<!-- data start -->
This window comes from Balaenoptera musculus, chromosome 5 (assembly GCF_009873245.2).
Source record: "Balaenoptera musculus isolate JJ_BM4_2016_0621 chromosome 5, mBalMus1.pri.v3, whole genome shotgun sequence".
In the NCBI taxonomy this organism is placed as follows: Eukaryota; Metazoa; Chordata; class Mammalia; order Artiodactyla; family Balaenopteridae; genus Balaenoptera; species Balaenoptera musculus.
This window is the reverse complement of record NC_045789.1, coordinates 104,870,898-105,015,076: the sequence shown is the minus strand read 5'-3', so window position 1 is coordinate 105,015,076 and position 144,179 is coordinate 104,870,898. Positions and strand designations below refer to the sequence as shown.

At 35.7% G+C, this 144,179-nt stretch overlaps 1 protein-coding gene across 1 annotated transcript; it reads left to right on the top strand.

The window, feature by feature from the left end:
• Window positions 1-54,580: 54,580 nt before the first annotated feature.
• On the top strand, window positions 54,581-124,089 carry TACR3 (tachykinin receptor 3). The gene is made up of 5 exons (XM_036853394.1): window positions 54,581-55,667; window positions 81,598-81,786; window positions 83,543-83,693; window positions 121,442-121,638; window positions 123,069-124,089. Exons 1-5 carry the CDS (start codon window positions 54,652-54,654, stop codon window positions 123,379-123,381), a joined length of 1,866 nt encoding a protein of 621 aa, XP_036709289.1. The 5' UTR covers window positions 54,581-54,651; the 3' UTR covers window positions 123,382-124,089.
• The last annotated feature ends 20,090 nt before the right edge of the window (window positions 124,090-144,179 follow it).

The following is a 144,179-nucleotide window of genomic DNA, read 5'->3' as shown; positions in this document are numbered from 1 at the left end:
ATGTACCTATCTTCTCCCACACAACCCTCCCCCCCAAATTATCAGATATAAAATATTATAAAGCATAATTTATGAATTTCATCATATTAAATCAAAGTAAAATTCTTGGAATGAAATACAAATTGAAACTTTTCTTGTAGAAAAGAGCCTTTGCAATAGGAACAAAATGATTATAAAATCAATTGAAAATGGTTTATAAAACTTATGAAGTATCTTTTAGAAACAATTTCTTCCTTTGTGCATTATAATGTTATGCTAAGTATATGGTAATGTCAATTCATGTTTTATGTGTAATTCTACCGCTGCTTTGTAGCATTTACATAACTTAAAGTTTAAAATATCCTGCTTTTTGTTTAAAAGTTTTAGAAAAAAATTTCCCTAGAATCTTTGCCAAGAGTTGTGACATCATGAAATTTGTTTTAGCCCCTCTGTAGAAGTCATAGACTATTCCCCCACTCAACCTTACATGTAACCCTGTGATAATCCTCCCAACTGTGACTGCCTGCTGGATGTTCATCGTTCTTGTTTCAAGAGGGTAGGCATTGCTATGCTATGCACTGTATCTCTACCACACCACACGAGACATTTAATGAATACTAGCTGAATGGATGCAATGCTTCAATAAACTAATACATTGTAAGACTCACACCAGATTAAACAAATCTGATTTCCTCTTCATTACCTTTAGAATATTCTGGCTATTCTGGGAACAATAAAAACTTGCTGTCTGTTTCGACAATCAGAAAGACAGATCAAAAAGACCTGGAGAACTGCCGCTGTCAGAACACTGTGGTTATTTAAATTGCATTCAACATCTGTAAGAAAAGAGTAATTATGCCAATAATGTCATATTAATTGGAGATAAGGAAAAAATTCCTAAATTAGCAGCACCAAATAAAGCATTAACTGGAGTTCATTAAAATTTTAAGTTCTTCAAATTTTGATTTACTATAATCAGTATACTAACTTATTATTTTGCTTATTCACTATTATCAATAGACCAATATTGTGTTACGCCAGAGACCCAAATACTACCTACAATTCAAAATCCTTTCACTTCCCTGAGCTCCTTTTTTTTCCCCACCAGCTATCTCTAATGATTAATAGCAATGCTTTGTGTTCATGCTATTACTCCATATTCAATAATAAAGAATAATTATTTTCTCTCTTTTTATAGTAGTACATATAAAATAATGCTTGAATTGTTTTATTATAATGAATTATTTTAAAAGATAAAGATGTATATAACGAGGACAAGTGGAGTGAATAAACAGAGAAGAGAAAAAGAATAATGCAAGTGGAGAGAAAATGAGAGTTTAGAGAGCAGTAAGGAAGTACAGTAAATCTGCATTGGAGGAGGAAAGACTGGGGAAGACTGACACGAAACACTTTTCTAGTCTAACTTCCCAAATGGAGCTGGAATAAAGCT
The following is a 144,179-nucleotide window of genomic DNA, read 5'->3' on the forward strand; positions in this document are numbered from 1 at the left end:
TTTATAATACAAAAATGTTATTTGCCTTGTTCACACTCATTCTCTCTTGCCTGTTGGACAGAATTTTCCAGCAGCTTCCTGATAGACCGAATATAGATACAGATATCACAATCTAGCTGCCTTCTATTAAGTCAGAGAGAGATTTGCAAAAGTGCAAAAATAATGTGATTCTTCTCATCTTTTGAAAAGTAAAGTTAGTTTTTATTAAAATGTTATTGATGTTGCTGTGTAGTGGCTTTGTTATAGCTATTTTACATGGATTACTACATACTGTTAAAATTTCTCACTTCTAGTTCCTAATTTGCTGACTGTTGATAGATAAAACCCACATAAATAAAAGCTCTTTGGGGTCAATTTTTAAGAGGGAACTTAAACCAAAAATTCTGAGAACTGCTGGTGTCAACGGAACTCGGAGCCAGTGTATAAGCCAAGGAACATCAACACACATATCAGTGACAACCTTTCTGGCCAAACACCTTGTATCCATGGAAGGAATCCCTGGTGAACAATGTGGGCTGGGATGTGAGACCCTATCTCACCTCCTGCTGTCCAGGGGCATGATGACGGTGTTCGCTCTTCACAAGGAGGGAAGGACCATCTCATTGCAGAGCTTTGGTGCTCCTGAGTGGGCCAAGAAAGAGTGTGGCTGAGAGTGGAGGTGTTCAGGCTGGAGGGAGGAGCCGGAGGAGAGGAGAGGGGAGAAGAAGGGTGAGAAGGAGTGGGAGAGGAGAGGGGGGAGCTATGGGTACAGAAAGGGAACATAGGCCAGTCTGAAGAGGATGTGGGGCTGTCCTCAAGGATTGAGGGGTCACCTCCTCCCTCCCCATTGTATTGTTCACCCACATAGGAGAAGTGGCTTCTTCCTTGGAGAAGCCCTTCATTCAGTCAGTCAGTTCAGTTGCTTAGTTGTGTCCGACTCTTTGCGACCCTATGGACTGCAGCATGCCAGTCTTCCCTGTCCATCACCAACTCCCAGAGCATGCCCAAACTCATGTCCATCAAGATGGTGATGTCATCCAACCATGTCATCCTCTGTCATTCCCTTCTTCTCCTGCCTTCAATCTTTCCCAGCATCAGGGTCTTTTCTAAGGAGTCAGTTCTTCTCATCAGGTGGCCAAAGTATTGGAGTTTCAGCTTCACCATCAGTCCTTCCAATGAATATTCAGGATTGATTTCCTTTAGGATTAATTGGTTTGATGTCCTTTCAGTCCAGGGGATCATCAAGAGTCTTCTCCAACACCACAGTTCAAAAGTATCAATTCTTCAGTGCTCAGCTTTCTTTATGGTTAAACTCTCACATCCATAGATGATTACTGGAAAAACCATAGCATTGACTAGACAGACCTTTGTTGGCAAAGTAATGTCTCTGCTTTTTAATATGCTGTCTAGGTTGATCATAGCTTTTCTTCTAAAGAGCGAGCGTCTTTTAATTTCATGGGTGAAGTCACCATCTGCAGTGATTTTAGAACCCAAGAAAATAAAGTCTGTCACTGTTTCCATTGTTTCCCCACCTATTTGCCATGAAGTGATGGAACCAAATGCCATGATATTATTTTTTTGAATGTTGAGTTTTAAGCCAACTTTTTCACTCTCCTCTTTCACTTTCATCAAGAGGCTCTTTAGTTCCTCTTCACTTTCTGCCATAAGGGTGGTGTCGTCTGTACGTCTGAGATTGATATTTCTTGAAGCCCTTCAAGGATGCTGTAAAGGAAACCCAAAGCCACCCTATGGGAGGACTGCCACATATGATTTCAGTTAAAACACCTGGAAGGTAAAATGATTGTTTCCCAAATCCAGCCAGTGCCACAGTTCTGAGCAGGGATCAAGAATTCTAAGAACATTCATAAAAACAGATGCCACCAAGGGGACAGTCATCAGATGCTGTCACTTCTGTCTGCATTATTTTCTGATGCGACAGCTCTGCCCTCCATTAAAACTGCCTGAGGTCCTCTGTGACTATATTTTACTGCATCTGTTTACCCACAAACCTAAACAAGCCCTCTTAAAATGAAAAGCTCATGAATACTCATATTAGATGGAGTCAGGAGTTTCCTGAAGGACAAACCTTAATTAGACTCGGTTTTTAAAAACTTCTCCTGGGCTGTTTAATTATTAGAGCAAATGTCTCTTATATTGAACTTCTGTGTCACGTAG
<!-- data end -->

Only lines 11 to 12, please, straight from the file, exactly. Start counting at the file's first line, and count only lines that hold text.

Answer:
ATGTACCTATCTTCTCCCACACAACCCTCCCCCCCAAATTATCAGATATAAAATATTATAAAGCATAATTTATGAATTTCATCATATTAAATCAAAGTAAAATTCTTGGAATGAAATACAAATTGAAACTTTTCTTGTAGAAAAGAGCCTTTGCAATAGGAACAAAATGATTATAAAATCAATTGAAAATGGTTTATAAAACTTATGAAGTATCTTTTAGAAACAATTTCTTCCTTTGTGCATTATAATGTTATGCTAAGTATATGGTAATGTCAATTCATGTTTTATGTGTAATTCTACCGCTGCTTTGTAGCATTTACATAACTTAAAGTTTAAAATATCCTGCTTTTTGTTTAAAAGTTTTAGAAAAAAATTTCCCTAGAATCTTTGCCAAGAGTTGTGACATCATGAAATTTGTTTTAGCCCCTCTGTAGAAGTCATAGACTATTCCCCCACTCAACCTTACATGTAACCCTGTGATAATCCTCCCAACTGTGACTGCCTGCTGGATGTTCATCGTTCTTGTTTCAAGAGGGTAGGCATTGCTATGCTATGCACTGTATCTCTACCACACCACACGAGACATTTAATGAATACTAGCTGAATGGATGCAATGCTTCAATAAACTAATACATTGTAAGACTCACACCAGATTAAACAAATCTGATTTCCTCTTCATTACCTTTAGAATATTCTGGCTATTCTGGGAACAATAAAAACTTGCTGTCTGTTTCGACAATCAGAAAGACAGATCAAAAAGACCTGGAGAACTGCCGCTGTCAGAACACTGTGGTTATTTAAATTGCATTCAACATCTGTAAGAAAAGAGTAATTATGCCAATAATGTCATATTAATTGGAGATAAGGAAAAAATTCCTAAATTAGCAGCACCAAATAAAGCATTAACTGGAGTTCATTAAAATTTTAAGTTCTTCAAATTTTGATTTACTATAATCAGTATACTAACTTATTATTTTGCTTATTCACTATTATCAATAGACCAATATTGTGTTACGCCAGAGACCCAAATACTACCTACAATTCAAAATCCTTTCACTTCCCTGAGCTCCTTTTTTTTCCCCACCAGCTATCTCTAATGATTAATAGCAATGCTTTGTGTTCATGCTATTACTCCATATTCAATAATAAAGAATAATTATTTTCTCTCTTTTTATAGTAGTACATATAAAATAATGCTTGAATTGTTTTATTATAATGAATTATTTTAAAAGATAAAGATGTATATAACGAGGACAAGTGGAGTGAATAAACAGAGAAGAGAAAAAGAATAATGCAAGTGGAGAGAAAATGAGAGTTTAGAGAGCAGTAAGGAAGTACAGTAAATCTGCATTGGAGGAGGAAAGACTGGGGAAGACTGACACGAAACACTTTTCTAGTCTAACTTCCCAAATGGAGCTGGAATAAAGCT
The following is a 144,179-nucleotide window of genomic DNA, read 5'->3' on the forward strand; positions in this document are numbered from 1 at the left end: